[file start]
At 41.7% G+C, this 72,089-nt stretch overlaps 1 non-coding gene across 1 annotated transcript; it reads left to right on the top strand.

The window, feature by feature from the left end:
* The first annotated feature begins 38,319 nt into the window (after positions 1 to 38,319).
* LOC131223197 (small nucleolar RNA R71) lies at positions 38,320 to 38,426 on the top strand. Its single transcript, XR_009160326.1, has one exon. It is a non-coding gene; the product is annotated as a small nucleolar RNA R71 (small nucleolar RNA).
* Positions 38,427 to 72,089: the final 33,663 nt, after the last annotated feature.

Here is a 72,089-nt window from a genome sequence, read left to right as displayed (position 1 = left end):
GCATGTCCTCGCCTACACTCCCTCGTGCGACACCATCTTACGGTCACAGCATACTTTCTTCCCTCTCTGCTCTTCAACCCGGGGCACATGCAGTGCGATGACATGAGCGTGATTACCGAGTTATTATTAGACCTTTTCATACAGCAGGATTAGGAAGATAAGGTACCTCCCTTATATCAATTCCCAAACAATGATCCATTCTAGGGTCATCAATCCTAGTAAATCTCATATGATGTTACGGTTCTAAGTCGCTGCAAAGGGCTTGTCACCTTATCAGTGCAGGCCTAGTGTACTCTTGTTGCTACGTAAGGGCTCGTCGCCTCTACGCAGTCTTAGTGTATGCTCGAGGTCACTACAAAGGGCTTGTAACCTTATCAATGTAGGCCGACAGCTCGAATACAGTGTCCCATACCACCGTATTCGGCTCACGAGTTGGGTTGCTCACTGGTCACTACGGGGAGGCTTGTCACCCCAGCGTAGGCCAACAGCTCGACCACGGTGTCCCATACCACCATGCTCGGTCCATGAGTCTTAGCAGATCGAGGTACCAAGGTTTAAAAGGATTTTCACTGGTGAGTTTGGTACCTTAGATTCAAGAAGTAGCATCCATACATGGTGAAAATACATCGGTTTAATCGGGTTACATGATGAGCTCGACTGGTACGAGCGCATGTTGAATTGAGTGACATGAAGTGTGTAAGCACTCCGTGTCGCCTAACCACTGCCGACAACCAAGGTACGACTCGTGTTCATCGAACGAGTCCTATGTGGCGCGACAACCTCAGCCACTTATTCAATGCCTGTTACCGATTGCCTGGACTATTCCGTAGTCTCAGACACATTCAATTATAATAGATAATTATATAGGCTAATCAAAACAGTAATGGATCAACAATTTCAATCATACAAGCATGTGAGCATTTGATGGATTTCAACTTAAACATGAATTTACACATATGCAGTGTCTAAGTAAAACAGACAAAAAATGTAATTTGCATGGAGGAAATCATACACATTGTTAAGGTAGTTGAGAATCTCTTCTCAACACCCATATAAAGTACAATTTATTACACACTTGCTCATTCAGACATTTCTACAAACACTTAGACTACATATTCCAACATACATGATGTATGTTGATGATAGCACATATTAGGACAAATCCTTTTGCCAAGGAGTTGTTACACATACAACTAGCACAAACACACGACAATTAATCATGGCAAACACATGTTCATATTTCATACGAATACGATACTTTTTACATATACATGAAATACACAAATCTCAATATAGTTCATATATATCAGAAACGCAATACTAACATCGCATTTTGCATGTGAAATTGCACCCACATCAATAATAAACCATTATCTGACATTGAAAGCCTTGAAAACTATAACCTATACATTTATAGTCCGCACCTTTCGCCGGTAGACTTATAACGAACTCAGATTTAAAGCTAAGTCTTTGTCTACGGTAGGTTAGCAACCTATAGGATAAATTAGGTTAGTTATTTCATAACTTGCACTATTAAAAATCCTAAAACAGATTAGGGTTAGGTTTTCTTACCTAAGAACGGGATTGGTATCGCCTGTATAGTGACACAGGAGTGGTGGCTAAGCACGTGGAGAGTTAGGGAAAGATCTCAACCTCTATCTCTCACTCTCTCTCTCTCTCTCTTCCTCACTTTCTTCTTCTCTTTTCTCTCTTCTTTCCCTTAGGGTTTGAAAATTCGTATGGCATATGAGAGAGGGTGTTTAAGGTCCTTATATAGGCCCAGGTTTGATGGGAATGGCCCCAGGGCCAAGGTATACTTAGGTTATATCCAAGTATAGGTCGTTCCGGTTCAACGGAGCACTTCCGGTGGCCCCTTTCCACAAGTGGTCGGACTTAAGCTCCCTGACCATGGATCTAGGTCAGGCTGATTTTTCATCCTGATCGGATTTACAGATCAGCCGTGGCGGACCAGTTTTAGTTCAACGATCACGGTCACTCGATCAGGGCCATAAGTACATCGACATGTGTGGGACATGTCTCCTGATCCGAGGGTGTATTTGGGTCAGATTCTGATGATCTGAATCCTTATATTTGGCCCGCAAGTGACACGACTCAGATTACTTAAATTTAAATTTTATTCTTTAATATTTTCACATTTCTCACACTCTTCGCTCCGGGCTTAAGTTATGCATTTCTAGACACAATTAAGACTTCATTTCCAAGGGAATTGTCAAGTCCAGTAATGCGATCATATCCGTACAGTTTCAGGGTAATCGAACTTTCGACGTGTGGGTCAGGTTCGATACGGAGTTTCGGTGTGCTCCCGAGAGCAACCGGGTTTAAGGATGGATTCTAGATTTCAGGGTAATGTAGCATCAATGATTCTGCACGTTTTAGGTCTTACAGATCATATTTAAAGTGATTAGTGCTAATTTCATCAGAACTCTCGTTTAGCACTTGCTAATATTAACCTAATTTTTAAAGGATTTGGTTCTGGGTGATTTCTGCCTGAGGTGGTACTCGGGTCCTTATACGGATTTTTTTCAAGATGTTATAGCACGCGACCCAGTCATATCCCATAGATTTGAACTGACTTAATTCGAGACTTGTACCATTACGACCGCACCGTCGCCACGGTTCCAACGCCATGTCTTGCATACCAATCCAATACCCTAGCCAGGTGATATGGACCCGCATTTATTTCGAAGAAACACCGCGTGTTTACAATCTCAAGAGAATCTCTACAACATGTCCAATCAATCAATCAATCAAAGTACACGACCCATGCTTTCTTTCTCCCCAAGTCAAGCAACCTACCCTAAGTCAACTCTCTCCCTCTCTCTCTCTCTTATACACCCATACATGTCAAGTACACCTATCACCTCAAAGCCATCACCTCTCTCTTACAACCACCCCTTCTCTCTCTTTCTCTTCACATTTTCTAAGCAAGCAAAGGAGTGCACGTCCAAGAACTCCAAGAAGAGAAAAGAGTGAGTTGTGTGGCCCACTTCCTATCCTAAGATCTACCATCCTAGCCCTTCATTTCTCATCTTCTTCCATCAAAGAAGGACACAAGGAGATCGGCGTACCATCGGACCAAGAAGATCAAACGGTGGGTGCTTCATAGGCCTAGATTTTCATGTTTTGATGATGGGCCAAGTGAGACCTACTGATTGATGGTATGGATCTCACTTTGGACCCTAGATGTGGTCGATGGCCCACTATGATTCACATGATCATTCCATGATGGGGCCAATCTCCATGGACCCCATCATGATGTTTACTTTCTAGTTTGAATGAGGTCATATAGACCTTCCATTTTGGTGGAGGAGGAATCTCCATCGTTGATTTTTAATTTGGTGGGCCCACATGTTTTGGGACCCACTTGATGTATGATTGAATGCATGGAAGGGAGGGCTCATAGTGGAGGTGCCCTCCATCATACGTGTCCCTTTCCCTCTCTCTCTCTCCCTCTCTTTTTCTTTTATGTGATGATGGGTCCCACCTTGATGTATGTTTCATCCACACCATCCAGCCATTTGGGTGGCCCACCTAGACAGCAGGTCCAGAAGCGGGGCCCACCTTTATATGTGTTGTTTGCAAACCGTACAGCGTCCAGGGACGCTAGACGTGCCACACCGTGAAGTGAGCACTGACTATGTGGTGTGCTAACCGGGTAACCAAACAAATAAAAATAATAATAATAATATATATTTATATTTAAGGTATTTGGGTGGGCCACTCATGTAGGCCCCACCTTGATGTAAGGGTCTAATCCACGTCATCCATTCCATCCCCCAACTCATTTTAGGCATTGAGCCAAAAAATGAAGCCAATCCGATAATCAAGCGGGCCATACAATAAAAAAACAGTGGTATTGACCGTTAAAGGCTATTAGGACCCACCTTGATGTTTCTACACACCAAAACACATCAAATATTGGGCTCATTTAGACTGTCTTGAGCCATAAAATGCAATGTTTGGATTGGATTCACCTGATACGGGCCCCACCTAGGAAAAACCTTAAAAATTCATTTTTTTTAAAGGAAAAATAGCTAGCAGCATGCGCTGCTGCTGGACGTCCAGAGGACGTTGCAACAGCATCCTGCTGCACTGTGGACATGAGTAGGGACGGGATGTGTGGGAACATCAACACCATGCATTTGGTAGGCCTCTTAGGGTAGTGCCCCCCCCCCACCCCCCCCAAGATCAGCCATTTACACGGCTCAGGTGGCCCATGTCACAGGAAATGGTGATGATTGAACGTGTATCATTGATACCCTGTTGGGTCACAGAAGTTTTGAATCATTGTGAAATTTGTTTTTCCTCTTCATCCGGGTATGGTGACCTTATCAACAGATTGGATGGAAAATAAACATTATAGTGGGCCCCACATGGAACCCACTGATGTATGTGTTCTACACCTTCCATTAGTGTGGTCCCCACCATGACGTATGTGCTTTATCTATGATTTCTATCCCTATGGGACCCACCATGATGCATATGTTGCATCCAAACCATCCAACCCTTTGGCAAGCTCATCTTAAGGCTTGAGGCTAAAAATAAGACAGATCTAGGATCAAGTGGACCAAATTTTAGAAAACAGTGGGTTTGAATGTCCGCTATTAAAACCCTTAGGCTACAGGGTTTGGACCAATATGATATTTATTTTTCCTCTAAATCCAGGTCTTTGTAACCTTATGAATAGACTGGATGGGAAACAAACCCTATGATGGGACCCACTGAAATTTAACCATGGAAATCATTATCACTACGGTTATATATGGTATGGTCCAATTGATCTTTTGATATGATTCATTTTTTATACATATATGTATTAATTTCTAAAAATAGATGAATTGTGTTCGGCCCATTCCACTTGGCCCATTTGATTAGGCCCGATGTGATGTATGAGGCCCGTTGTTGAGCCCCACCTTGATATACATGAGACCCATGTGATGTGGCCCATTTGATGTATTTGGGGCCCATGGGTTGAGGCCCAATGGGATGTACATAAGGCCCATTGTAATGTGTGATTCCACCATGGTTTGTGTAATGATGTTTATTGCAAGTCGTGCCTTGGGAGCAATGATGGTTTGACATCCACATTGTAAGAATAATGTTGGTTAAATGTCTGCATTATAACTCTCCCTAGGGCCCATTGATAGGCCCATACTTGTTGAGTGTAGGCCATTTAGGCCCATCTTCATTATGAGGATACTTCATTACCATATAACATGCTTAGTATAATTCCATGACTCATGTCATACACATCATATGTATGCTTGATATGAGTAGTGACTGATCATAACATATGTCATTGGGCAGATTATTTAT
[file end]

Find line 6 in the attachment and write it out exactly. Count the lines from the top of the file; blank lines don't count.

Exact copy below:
Here is a 72,089-nt window from a genome sequence, read left to right as displayed (position 1 = left end):